'Flying Humvee' robot ships supplies to military troops

V-STAR can execute vertical take-offs and landings, and is quieter than a helicopter

An aerospace company has built a prototype of a driverless aircraft designed to shuttle hundreds of pounds of supplies to soldiers in war zones.

Dubbed a flying Humvee by Ryan Wood, CEO of Broomfield Colo.-based Frontline Aerospace, the robotic vehicle can fly 600 to 1,000 miles carrying a full cargo of 400 pounds. Code named V-STAR, the autonomous aircraft, which can execute vertical take-offs and landings, is about the size of a large SUV, weighing in at 2,400 pounds and measuring 21 feet long and up to 26 feet wide.

Wood said he foresees a soldier hunkered down in a military hot zone in need of ammunition or fuel. Instead of calling for a manned force to move the supplies to him, he opens his laptop and punches in his request. The V-Star then is loaded up and flies the supplies in without risking other lives or jamming up needed troops.

"Logistics is what's winning the war in many ways in Afghanistan and Iraq," said Wood. "[Logistics] is the ultimate weapon - being able to deliver supplies, parts, food, fuel, water or troops. Without even water, in a few days, troops stop. The V-Star allows you to keep moving to your target without slowing down to be resupplied. "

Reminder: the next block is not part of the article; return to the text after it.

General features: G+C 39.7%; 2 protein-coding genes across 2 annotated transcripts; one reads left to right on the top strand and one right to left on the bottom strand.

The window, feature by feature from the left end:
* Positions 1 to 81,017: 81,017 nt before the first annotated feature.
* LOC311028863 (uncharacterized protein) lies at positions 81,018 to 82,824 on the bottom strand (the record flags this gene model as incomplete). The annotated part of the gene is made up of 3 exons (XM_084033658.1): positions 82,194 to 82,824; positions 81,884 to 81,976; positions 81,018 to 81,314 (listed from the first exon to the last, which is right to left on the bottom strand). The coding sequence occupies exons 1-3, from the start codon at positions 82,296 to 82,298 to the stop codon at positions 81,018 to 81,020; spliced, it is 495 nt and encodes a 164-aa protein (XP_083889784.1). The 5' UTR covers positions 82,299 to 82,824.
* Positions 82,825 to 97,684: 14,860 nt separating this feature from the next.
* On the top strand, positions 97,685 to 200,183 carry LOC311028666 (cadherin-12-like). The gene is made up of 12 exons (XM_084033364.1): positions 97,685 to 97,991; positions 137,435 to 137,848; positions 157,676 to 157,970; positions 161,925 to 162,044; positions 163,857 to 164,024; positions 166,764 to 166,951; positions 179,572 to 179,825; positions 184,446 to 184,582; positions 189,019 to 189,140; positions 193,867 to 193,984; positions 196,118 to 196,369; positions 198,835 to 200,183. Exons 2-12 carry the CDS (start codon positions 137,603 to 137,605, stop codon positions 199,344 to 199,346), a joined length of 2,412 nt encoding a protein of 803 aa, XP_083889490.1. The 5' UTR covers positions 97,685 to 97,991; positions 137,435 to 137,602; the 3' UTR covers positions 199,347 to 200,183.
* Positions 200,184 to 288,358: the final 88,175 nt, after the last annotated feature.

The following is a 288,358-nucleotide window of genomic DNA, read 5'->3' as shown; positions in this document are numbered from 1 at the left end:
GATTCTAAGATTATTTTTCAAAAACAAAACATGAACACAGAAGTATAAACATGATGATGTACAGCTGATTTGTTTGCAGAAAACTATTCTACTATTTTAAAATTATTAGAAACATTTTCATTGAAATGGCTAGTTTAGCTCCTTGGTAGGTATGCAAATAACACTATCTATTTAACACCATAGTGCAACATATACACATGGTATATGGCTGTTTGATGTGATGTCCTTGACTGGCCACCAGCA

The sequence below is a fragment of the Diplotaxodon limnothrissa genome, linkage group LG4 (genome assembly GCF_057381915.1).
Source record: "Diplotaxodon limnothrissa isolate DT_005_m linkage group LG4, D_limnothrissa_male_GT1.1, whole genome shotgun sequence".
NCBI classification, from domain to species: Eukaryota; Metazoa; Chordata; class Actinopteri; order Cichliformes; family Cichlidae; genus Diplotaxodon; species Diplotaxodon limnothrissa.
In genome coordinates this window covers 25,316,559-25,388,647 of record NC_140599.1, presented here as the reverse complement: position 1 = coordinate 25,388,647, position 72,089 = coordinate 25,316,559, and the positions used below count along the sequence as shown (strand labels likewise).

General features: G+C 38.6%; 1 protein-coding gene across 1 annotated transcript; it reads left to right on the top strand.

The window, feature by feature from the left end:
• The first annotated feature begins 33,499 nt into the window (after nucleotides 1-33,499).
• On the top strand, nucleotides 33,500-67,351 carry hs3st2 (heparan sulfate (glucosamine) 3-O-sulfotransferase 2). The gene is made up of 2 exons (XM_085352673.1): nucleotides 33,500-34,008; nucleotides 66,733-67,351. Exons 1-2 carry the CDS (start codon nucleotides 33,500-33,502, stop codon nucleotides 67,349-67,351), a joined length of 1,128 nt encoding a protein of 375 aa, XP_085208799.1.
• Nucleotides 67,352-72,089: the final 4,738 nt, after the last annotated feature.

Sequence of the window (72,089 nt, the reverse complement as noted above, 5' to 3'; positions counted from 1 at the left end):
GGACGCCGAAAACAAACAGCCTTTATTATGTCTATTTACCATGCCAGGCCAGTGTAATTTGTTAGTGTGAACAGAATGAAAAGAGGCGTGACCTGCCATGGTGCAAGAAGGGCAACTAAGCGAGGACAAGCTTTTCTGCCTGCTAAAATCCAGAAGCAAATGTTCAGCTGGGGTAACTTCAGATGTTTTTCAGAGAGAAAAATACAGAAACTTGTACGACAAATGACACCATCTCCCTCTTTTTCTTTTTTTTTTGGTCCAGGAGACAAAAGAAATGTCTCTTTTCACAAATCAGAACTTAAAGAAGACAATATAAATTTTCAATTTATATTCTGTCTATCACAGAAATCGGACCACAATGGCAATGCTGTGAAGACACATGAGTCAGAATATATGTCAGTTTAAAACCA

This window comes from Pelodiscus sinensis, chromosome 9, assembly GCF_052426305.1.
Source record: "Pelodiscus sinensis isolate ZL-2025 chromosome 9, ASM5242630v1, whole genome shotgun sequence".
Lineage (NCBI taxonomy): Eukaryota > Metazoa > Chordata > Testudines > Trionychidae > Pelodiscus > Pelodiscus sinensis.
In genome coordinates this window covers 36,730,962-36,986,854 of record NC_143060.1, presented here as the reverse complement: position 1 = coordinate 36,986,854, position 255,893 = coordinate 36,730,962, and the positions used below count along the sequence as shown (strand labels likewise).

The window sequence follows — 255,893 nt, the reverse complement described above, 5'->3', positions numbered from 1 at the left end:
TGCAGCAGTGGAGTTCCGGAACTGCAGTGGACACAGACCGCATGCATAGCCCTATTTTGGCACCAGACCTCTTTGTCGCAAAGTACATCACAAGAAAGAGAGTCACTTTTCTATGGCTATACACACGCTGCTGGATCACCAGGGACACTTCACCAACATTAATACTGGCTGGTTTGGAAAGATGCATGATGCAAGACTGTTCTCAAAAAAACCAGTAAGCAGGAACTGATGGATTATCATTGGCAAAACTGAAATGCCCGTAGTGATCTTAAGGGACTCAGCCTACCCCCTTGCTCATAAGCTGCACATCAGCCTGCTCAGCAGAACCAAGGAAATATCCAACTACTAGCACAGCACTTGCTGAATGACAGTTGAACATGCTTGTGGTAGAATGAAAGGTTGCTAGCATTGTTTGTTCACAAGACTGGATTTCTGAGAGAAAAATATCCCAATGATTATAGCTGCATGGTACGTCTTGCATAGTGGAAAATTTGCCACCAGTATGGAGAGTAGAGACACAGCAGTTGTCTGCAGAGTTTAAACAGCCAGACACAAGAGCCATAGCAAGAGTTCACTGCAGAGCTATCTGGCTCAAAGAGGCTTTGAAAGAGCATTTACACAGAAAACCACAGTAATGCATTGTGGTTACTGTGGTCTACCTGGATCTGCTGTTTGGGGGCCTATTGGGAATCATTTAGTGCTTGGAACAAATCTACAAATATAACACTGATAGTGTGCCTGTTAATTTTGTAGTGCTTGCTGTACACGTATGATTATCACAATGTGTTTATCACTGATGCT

The United States military already uses unmanned aircraft, such as the RQ-1 Predator, which is designed to take pictures and video during surveillance and reconnaissance missions. And MQ-1B Predators are designed to carry missiles. The V-Star, however, is the first autonomous aircraft to actually carry cargo or troops, according to Wood.

The flying robot is quieter than a helicopter because its fans, or propellers, are enclosed. Wood also noted that its cruising height is 15,000 feet. Dual Rolls-Royce Model 250 gas turbines propel the aircraft at a cruise speed of 288 knots, which is two to three times faster than a helicopter.

"It's like a flying truck," said Wood.

Frontline Aerospace tested the prototype in the Naval Research Lab's wind tunnel, he added. He noted that the Army, Marines and Navy have shown an interest in the aircraft.

The V-Star will cost US$4 million each in volume production, said Wood. For large-scale deployments, any military branch would need Congressional approval.

Wood said a half-size aircraft is expected to be ready next year, but a full-size V-Star is not slated to ship until 2010.

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